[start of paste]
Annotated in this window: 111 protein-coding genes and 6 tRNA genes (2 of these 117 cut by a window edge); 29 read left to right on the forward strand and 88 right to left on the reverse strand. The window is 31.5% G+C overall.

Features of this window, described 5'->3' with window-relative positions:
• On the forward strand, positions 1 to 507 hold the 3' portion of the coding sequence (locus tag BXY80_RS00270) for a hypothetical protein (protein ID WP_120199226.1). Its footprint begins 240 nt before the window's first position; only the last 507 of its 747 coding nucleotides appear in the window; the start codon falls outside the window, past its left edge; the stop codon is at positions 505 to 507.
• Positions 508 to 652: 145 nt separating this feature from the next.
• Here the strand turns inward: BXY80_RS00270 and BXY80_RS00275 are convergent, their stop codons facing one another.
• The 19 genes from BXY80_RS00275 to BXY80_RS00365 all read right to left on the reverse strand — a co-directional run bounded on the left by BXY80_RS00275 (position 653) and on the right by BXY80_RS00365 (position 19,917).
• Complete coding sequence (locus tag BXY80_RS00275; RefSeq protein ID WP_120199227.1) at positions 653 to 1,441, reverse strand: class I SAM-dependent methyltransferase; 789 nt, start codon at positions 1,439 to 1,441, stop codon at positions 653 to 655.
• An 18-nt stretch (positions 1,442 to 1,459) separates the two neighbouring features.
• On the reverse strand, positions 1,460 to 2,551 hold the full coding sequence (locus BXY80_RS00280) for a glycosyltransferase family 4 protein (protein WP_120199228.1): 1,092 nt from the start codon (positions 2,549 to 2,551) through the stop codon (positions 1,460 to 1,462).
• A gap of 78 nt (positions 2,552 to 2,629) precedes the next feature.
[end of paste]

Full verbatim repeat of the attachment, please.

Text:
Annotated in this window: 111 protein-coding genes and 6 tRNA genes (2 of these 117 cut by a window edge); 29 read left to right on the forward strand and 88 right to left on the reverse strand. The window is 31.5% G+C overall.

Features of this window, described 5'->3' with window-relative positions:
• On the forward strand, positions 1 to 507 hold the 3' portion of the coding sequence (locus tag BXY80_RS00270) for a hypothetical protein (protein ID WP_120199226.1). Its footprint begins 240 nt before the window's first position; only the last 507 of its 747 coding nucleotides appear in the window; the start codon falls outside the window, past its left edge; the stop codon is at positions 505 to 507.
• Positions 508 to 652: 145 nt separating this feature from the next.
• Here the strand turns inward: BXY80_RS00270 and BXY80_RS00275 are convergent, their stop codons facing one another.
• The 19 genes from BXY80_RS00275 to BXY80_RS00365 all read right to left on the reverse strand — a co-directional run bounded on the left by BXY80_RS00275 (position 653) and on the right by BXY80_RS00365 (position 19,917).
• Complete coding sequence (locus tag BXY80_RS00275; RefSeq protein ID WP_120199227.1) at positions 653 to 1,441, reverse strand: class I SAM-dependent methyltransferase; 789 nt, start codon at positions 1,439 to 1,441, stop codon at positions 653 to 655.
• An 18-nt stretch (positions 1,442 to 1,459) separates the two neighbouring features.
• On the reverse strand, positions 1,460 to 2,551 hold the full coding sequence (locus BXY80_RS00280) for a glycosyltransferase family 4 protein (protein WP_120199228.1): 1,092 nt from the start codon (positions 2,549 to 2,551) through the stop codon (positions 1,460 to 1,462).
• A gap of 78 nt (positions 2,552 to 2,629) precedes the next feature.